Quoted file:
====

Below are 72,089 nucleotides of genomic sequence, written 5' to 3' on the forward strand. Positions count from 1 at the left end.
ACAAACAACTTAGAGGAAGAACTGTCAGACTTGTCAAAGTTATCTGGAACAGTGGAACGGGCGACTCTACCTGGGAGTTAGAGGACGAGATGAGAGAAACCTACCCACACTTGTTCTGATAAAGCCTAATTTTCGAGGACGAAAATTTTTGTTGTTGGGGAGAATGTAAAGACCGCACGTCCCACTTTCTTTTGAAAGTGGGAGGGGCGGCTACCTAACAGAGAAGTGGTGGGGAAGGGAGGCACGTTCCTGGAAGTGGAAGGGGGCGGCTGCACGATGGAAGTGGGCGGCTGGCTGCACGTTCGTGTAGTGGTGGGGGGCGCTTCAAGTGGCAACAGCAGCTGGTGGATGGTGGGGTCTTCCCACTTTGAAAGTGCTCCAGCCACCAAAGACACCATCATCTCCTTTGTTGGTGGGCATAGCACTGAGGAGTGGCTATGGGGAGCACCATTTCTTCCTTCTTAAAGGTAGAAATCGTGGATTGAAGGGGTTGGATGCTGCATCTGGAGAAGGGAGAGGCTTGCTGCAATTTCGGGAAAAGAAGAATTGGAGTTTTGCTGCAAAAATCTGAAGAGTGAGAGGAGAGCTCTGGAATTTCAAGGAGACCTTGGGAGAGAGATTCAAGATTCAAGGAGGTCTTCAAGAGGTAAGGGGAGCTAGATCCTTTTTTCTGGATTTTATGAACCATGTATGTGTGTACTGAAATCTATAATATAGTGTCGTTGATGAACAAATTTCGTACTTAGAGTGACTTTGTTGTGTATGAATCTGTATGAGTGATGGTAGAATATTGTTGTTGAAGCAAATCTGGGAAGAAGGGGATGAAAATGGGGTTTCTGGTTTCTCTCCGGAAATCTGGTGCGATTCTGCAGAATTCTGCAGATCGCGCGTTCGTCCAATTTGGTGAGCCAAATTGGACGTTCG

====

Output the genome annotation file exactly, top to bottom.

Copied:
Below are 72,089 nucleotides of genomic sequence, written 5' to 3' on the forward strand. Positions count from 1 at the left end.
ACAAACAACTTAGAGGAAGAACTGTCAGACTTGTCAAAGTTATCTGGAACAGTGGAACGGGCGACTCTACCTGGGAGTTAGAGGACGAGATGAGAGAAACCTACCCACACTTGTTCTGATAAAGCCTAATTTTCGAGGACGAAAATTTTTGTTGTTGGGGAGAATGTAAAGACCGCACGTCCCACTTTCTTTTGAAAGTGGGAGGGGCGGCTACCTAACAGAGAAGTGGTGGGGAAGGGAGGCACGTTCCTGGAAGTGGAAGGGGGCGGCTGCACGATGGAAGTGGGCGGCTGGCTGCACGTTCGTGTAGTGGTGGGGGGCGCTTCAAGTGGCAACAGCAGCTGGTGGATGGTGGGGTCTTCCCACTTTGAAAGTGCTCCAGCCACCAAAGACACCATCATCTCCTTTGTTGGTGGGCATAGCACTGAGGAGTGGCTATGGGGAGCACCATTTCTTCCTTCTTAAAGGTAGAAATCGTGGATTGAAGGGGTTGGATGCTGCATCTGGAGAAGGGAGAGGCTTGCTGCAATTTCGGGAAAAGAAGAATTGGAGTTTTGCTGCAAAAATCTGAAGAGTGAGAGGAGAGCTCTGGAATTTCAAGGAGACCTTGGGAGAGAGATTCAAGATTCAAGGAGGTCTTCAAGAGGTAAGGGGAGCTAGATCCTTTTTTCTGGATTTTATGAACCATGTATGTGTGTACTGAAATCTATAATATAGTGTCGTTGATGAACAAATTTCGTACTTAGAGTGACTTTGTTGTGTATGAATCTGTATGAGTGATGGTAGAATATTGTTGTTGAAGCAAATCTGGGAAGAAGGGGATGAAAATGGGGTTTCTGGTTTCTCTCCGGAAATCTGGTGCGATTCTGCAGAATTCTGCAGATCGCGCGTTCGTCCAATTTGGTGAGCCAAATTGGACGTTCG